Dr Nigel Bannister

photoAssociate Professor

MPhys, PhD (Leicester)

Tel: +44 (0)116 223 1043

Email: nb101@le.ac.uk

Office: Room 201a, Space Research Centre, Michael Atiyah Building

Office hours: Students should email to arrange meetings.


MPhys, PhD

Dr Bannister obtained his PhD from the University of Leicester, working on the development and flight of J-PEX, an Extreme Ultraviolet spectrometer which was flown on two NASA sounding rockets launched from White Sands Missile Range in New Mexico, USA. He was involved with both flight campaigns, and conducted the reduction and analysis of data from the flights, which were targeted at observations of white dwarf stars.

Following completion of the project, he became the Instrument Scientist for the Lobster-ISS X-ray Telescope project during its Phase-A study. He was appointed to a lectureship in Detector Physics in 2003, and became Senior Lecturer in 2009.


The work I am conducting in collaboration with ophthalmologists at the Leicester Royal Infirmary on methods of diagnosing problems affecting the eye may be of significant value in early detection of sight-threatening conditions and has commercial potential. Work to bring this technology into use is ongoing.

Professional Activities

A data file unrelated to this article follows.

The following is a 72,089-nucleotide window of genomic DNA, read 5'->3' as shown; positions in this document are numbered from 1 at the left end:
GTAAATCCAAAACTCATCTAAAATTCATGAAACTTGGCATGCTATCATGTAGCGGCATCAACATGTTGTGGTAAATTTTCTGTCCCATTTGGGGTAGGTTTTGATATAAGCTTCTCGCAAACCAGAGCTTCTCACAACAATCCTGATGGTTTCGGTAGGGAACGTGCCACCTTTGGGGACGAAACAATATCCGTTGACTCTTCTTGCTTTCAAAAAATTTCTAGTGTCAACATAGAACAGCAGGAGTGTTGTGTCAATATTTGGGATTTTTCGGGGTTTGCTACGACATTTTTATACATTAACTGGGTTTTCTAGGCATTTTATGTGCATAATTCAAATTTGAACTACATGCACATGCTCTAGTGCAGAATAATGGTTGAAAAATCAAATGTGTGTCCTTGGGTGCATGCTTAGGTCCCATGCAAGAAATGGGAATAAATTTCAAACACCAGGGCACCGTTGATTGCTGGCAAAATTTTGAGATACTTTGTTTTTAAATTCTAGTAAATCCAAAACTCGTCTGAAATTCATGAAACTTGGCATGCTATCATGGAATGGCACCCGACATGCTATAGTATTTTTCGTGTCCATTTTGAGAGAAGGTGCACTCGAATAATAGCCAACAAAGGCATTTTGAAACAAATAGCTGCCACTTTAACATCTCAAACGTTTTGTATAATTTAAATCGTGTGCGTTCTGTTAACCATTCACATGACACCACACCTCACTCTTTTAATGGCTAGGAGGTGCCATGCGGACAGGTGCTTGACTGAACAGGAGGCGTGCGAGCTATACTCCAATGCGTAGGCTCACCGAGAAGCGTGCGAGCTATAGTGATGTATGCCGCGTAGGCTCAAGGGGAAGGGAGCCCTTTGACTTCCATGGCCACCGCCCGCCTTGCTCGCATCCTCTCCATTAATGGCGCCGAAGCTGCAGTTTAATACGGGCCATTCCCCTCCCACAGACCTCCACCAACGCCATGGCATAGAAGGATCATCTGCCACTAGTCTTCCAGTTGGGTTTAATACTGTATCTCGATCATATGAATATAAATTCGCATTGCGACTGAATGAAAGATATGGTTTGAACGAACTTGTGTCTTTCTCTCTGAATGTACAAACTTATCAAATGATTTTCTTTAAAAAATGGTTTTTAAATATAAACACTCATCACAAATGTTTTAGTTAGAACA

Member of Science & Technology Facilities Council Education Training & Careers Committee (ETCC).

Membership of Professional Bodies

Fellow of the Royal Astronomical Society

Science Communication

Apollo 13 Flyer Cover
Apollo 13 Documentary Flyer (Courtesy: Free Spirit Film And TV)
I am a regular speaker at astronomical societies, schools and other special interest groups. I have contributed to a number of television documentaries and radio programmes. These include:

  • Thirteen Factors That Saved Apollo 13. Elliot & Zander Weaver, Free Spirit Film & TV
  • The Saturn V Story. Elliot & Zander Weaver, Free Spirit Film & TV
  • Channel 4 Dispatches: The Mobile Phone Rip-Off. Phil Wright, Smokefall


Office hours: Students should email to arrange meetings.

I teach extensively within the Department of Physics and Astronomy, and I am a member of the academic team responsible for the Department's MSc/PGDip course in Space Exploration Systems. I teach the following modules:

  • PA1601: Observational Astronomy
  • PA1605: Space Technology
  • PA1902: Telescope (Laboratory Group Research Project)
  • PA2612: Space Mission Design
  • PA3614: Astrodynamics
  • PA3633: Advanced Propulsion Systems
  • PA3830: Group Industry Research Project
  • PA7013: Spaceflight Dynamics & Propulsion
  • PA7091: Major Project (UK Based)